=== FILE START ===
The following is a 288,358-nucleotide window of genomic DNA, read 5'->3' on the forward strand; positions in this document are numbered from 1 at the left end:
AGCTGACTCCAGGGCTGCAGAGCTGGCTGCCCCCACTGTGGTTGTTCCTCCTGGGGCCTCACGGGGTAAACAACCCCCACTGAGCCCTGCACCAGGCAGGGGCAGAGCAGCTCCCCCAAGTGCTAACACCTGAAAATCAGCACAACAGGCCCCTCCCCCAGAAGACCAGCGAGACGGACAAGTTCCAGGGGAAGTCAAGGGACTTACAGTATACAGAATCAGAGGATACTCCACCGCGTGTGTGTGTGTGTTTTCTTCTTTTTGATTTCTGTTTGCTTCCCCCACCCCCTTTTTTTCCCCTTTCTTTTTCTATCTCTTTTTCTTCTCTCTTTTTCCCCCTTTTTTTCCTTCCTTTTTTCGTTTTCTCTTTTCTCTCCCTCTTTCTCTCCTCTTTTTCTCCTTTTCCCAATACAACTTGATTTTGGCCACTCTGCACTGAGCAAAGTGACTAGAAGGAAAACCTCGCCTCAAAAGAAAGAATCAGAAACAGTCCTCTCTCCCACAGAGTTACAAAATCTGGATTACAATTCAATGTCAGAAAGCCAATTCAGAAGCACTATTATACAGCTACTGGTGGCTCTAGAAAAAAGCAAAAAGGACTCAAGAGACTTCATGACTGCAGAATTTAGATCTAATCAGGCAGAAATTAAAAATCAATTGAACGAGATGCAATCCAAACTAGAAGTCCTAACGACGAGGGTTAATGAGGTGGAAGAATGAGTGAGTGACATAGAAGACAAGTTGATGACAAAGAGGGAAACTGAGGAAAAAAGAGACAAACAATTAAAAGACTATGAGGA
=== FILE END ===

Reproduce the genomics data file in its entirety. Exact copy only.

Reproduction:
The following is a 288,358-nucleotide window of genomic DNA, read 5'->3' on the forward strand; positions in this document are numbered from 1 at the left end:
AGCTGACTCCAGGGCTGCAGAGCTGGCTGCCCCCACTGTGGTTGTTCCTCCTGGGGCCTCACGGGGTAAACAACCCCCACTGAGCCCTGCACCAGGCAGGGGCAGAGCAGCTCCCCCAAGTGCTAACACCTGAAAATCAGCACAACAGGCCCCTCCCCCAGAAGACCAGCGAGACGGACAAGTTCCAGGGGAAGTCAAGGGACTTACAGTATACAGAATCAGAGGATACTCCACCGCGTGTGTGTGTGTGTTTTCTTCTTTTTGATTTCTGTTTGCTTCCCCCACCCCCTTTTTTTCCCCTTTCTTTTTCTATCTCTTTTTCTTCTCTCTTTTTCCCCCTTTTTTTCCTTCCTTTTTTCGTTTTCTCTTTTCTCTCCCTCTTTCTCTCCTCTTTTTCTCCTTTTCCCAATACAACTTGATTTTGGCCACTCTGCACTGAGCAAAGTGACTAGAAGGAAAACCTCGCCTCAAAAGAAAGAATCAGAAACAGTCCTCTCTCCCACAGAGTTACAAAATCTGGATTACAATTCAATGTCAGAAAGCCAATTCAGAAGCACTATTATACAGCTACTGGTGGCTCTAGAAAAAAGCAAAAAGGACTCAAGAGACTTCATGACTGCAGAATTTAGATCTAATCAGGCAGAAATTAAAAATCAATTGAACGAGATGCAATCCAAACTAGAAGTCCTAACGACGAGGGTTAATGAGGTGGAAGAATGAGTGAGTGACATAGAAGACAAGTTGATGACAAAGAGGGAAACTGAGGAAAAAAGAGACAAACAATTAAAAGACTATGAGGA